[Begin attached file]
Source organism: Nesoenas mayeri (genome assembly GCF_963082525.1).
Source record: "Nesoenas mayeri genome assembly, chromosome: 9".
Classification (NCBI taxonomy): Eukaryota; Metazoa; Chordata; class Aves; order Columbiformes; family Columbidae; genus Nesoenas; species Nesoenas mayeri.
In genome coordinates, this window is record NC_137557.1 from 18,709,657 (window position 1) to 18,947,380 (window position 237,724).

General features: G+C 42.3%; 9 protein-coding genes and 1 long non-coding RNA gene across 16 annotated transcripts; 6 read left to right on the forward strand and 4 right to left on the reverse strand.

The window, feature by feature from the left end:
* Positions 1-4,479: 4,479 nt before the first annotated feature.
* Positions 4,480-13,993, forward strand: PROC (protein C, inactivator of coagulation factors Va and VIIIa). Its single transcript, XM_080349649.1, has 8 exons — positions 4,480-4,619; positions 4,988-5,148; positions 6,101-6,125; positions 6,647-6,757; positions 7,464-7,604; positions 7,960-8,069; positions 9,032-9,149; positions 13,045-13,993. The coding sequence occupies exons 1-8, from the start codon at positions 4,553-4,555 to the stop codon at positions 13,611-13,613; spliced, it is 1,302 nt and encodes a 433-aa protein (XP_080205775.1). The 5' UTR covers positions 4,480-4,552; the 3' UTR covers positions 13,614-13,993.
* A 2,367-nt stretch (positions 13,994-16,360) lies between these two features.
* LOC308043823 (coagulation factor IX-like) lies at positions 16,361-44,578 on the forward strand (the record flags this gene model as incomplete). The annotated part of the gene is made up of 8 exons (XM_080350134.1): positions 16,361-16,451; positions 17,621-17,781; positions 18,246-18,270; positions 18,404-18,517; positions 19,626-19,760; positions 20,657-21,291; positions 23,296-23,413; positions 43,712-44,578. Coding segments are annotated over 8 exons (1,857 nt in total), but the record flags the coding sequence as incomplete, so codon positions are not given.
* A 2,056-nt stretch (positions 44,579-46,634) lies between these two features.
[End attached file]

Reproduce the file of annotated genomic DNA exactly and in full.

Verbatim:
Source organism: Nesoenas mayeri (genome assembly GCF_963082525.1).
Source record: "Nesoenas mayeri genome assembly, chromosome: 9".
Classification (NCBI taxonomy): Eukaryota; Metazoa; Chordata; class Aves; order Columbiformes; family Columbidae; genus Nesoenas; species Nesoenas mayeri.
In genome coordinates, this window is record NC_137557.1 from 18,709,657 (window position 1) to 18,947,380 (window position 237,724).

General features: G+C 42.3%; 9 protein-coding genes and 1 long non-coding RNA gene across 16 annotated transcripts; 6 read left to right on the forward strand and 4 right to left on the reverse strand.

The window, feature by feature from the left end:
* Positions 1-4,479: 4,479 nt before the first annotated feature.
* Positions 4,480-13,993, forward strand: PROC (protein C, inactivator of coagulation factors Va and VIIIa). Its single transcript, XM_080349649.1, has 8 exons — positions 4,480-4,619; positions 4,988-5,148; positions 6,101-6,125; positions 6,647-6,757; positions 7,464-7,604; positions 7,960-8,069; positions 9,032-9,149; positions 13,045-13,993. The coding sequence occupies exons 1-8, from the start codon at positions 4,553-4,555 to the stop codon at positions 13,611-13,613; spliced, it is 1,302 nt and encodes a 433-aa protein (XP_080205775.1). The 5' UTR covers positions 4,480-4,552; the 3' UTR covers positions 13,614-13,993.
* A 2,367-nt stretch (positions 13,994-16,360) lies between these two features.
* LOC308043823 (coagulation factor IX-like) lies at positions 16,361-44,578 on the forward strand (the record flags this gene model as incomplete). The annotated part of the gene is made up of 8 exons (XM_080350134.1): positions 16,361-16,451; positions 17,621-17,781; positions 18,246-18,270; positions 18,404-18,517; positions 19,626-19,760; positions 20,657-21,291; positions 23,296-23,413; positions 43,712-44,578. Coding segments are annotated over 8 exons (1,857 nt in total), but the record flags the coding sequence as incomplete, so codon positions are not given.
* A 2,056-nt stretch (positions 44,579-46,634) lies between these two features.